MAC/20: Mines and Communities

Mountain of gold leaves a river of waste

Published by MAC on 2005-12-29

Mountain of gold leaves a river of waste

By Jane Perlez and Raymond Bonner / The New York Times

29th December 2005

JAKARTA. As Freeport-McMoRan Copper and Gold sealed its relations with the military, the fledgling Indonesian Environment Ministry could do little but watch while the waste piled up from the company's mine in Papua, the easternmost province of Indonesia.

This year, Freeport-McMoRan told the Indonesian government that the waste rock in the highlands now covers about eight square kilometres, or three square miles, and in some places is 275 meters deep, or 900 feet.

Down below, about 230 square kilometres of wetlands, once one of the richest freshwater habitats in the world, are virtually buried in mine waste, with levels of copper and sediment so high that almost all the fish have disappeared, according to Indonesian Environment Ministry documents.

The waste, the consistency and colour of wet cement, belts down the rivers and inundates and smothers all in its path, said Russell Dodt, an Australian civil engineer who managed those tailings for Freeport-McMoRan on the wetlands for 10 years until 2004.

About a third of the waste has moved into the coastal estuary, an essential breeding ground for fish, and much of that "was ripped out to sea by the falling tide that acted like a big vacuum cleaner," he said.

But no government, even in the new era of democracy in Indonesia, has dared encroach on Freeport-McMoRan's prerogatives. The strongest challenge came in 2000, when Sonny Keraf, a politician who was sympathetic to the Papuans, was appointed environment minister.

As he had done once before, James Moffett, chairman of Freeport-McMoRan, which is based in New Orleans, flew out to Jakarta.

Keraf initially refused to see Moffett but eventually agreed, and on the day kept him waiting an hour and a half. "He came in so arrogant," Keraf recalled of the meeting in a recent interview.

Freeport-McMoRan declined to comment on the meeting. The U.S. ambassador to Indonesia at the time, Robert Gelbard, said in an interview, "It was a terrible meeting."

Keraf said Moffett had recounted that his company had never polluted. "I told him that he should spend the money he spent on paying off people not to talk about the mine to properly dispose of the waste," Keraf said.

Behind the scenes, Keraf kept up the pressure, angered that the company was using the rivers, forest and wetlands for its mine waste, a process allowed during the Suharto years.

An internal ministry memorandum from 2000 said the mine tailings had killed all life in the rivers and noted that this violated the criminal section of a 1997 environmental law.

In January 2001, Keraf wrote to the coordinating minister for economic affairs, arguing that Freeport-McMoRan should be forced to pay compensation for the rivers, forests and fish that its operations had destroyed.

Six months later, one of his deputies, Masnellyarti Hilman, wrote to Freeport-McMoRan, saying a special environmental commission had recommended that the company stop using the river as a waste chute and instead build a system of pipes. She also told Freeport-McMoRan to build sturdier damlike walls to replace the less solid levees that it used to contain the waste on the wetlands. The levees are still there.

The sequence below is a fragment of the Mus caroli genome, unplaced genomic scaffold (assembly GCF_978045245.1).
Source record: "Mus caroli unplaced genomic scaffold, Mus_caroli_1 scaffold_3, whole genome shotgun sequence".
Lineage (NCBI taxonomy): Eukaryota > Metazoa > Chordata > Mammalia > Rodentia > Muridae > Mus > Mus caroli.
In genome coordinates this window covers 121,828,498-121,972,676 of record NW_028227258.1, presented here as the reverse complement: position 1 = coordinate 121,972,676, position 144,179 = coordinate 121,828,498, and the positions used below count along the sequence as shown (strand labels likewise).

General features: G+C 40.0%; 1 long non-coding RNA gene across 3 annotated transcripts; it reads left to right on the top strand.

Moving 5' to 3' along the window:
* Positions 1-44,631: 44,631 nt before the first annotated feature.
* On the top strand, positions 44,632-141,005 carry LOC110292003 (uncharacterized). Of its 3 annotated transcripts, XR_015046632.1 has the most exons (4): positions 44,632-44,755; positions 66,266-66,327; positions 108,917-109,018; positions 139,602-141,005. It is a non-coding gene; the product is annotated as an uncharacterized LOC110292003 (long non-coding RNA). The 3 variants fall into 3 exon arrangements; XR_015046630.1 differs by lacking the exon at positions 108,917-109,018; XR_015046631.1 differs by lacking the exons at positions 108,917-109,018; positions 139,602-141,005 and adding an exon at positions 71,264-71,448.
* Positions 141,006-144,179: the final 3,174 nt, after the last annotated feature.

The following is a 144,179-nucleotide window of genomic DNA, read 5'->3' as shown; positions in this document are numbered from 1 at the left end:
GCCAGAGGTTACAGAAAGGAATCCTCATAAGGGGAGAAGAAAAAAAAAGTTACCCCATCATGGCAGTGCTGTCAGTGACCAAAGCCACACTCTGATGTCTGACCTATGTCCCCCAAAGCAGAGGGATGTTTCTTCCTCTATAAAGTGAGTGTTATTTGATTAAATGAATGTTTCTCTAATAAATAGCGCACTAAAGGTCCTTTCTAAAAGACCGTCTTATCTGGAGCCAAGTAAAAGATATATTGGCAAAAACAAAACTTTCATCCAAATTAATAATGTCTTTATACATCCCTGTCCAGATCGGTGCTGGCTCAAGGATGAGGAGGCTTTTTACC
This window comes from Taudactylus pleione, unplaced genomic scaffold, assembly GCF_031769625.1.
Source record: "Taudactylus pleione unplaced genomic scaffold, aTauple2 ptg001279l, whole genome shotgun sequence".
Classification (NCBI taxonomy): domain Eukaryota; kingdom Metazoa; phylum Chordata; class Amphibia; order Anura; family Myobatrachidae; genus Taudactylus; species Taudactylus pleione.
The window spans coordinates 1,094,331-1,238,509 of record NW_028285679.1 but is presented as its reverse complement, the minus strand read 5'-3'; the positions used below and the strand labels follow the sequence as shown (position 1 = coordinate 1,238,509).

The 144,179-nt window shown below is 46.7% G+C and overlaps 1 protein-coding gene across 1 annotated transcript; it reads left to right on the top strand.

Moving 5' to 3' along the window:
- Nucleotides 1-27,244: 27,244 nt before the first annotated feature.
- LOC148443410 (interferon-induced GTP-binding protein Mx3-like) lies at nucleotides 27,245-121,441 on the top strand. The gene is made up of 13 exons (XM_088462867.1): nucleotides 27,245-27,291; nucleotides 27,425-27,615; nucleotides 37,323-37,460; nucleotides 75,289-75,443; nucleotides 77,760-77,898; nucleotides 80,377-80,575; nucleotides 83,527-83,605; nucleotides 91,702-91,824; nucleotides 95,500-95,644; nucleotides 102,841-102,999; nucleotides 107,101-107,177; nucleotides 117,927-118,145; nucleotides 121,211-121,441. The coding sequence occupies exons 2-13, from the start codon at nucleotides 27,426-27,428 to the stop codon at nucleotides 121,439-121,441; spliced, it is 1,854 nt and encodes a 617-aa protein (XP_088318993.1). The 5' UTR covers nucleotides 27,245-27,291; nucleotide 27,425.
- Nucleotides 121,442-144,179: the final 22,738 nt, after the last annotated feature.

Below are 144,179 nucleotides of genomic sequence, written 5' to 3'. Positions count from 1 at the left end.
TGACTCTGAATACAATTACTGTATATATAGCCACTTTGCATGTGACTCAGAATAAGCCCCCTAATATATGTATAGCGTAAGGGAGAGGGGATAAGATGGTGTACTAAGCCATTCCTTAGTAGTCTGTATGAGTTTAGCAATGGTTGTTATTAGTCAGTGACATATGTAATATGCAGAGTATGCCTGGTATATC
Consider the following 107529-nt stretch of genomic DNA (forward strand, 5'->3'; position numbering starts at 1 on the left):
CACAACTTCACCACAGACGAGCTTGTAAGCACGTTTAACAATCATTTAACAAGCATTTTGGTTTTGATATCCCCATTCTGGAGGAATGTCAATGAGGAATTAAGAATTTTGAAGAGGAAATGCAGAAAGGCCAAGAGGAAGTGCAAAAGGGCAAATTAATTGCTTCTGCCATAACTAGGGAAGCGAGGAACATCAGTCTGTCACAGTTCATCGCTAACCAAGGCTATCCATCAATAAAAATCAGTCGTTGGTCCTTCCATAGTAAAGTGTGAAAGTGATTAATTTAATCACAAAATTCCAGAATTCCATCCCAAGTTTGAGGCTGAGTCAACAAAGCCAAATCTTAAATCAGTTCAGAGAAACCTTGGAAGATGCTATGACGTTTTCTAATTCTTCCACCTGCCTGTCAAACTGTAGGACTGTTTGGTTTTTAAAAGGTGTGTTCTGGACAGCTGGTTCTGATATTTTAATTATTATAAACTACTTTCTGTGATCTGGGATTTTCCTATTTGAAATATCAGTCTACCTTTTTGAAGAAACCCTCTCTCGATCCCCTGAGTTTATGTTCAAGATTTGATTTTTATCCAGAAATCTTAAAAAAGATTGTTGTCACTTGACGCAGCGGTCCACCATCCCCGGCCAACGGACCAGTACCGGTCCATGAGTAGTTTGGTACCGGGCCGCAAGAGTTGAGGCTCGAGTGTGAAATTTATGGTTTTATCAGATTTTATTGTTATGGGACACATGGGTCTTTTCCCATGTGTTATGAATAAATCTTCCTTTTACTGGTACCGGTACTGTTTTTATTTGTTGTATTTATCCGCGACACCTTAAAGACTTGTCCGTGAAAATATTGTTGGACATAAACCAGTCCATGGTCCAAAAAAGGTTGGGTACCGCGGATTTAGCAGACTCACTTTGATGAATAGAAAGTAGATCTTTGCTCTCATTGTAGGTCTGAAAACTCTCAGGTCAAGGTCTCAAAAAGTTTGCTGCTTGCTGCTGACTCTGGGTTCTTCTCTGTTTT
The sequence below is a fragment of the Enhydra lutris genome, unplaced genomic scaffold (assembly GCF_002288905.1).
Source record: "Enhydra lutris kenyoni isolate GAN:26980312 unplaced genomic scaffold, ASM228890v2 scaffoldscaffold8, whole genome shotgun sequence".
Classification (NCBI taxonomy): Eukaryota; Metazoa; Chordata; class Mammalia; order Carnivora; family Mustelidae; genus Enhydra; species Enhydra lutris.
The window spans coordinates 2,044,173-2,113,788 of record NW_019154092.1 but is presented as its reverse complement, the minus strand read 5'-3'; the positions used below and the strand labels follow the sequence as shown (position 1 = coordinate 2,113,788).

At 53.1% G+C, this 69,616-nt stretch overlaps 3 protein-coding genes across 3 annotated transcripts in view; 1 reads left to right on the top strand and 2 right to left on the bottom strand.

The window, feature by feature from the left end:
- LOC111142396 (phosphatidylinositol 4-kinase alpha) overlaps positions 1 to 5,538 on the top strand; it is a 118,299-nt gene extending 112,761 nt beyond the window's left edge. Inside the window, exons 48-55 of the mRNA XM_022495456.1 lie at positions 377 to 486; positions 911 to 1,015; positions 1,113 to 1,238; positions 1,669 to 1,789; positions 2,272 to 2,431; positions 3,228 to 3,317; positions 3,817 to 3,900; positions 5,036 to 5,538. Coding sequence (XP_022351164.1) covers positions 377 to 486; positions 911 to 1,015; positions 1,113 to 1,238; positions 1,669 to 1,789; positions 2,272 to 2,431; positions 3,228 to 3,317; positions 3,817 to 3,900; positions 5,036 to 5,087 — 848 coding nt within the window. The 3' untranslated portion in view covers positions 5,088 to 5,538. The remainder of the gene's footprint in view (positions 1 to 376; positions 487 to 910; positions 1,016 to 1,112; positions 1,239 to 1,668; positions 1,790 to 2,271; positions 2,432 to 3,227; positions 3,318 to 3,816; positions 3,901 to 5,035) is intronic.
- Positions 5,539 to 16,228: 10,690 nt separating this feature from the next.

Freeport-McMoRan said that local and regional governments approved its waste management plans and that the central government approved its environmental impact statement and other monitoring plans.

But in a July 2001 letter, Keraf took the governor of Papua to task for having granted Freeport-McMoRan a permit in 1996 to use the rivers for its waste. The governor, Keraf said, had no authority to grant permits more lenient than the provisions of national laws.

Despite all these efforts, nothing happened. Keraf was unable to secure the support of other government agencies or his superiors in the cabinet.

In August 2001, a new government came to power, and a less aggressive minister, Nabiel Makarim, replaced Keraf. At first, he, too, talked publicly of setting stricter limits on Freeport-McMoRan. Soon his efforts petered out.

The Environment Ministry has begun trying to put teeth to its rules where it can. It brought a criminal case against the world's largest gold company, Newmont Mining that included a charge of not having a permit to dispose of mine waste into the sea. Newmont has fought the charges vigorously.

But in the case of Freeport-McMoRan, the ministry has had no traction.

Freeport-McMoRan still does not hold a permit from the national government to dispose of mine waste, as required by the 1999 hazardous waste regulations, according to Rasio Ridho Sani, assistant deputy for toxic waste management at the ministry. Stanley Arkin, legal counsel for Freeport-McMoRan, said that the company cooperated well with the ministry and that Freeport-McMoRan would not otherwise comment.

"Freeport-McMoRan says their waste is not hazardous waste," Rasio said. "We cannot say it is not hazardous waste."

He said his division and Freeport-McMoRan were now in negotiations on resolving the permit question.

'A massive die-off'

The ministry was not the first to challenge Freeport-McMoRan over how it has disposed of its waste in Papua.

The Overseas Private Investment Corp., a U.S. government agency that insures U.S. corporations for political risk in uncertain corners of the world, revoked Freeport-McMoRan's insurance policy in October 1995. It was a landmark decision, the first time that the agency had cut off insurance to any U.S. company for environmental or human rights concerns.

In doing so, two environmental experts, Harvey Himberg, an official at the agency, and David Nelson, a consultant, after visiting the mine for several days, issued a report critical of Freeport-McMoRan's operations, especially the vast amount of waste it had sent into rivers, something that would not be allowed in the United States.

The company went to court to block publication of the report, and only a censored version was later released. A person who thought it should be made public provided an uncensored copy to The Times.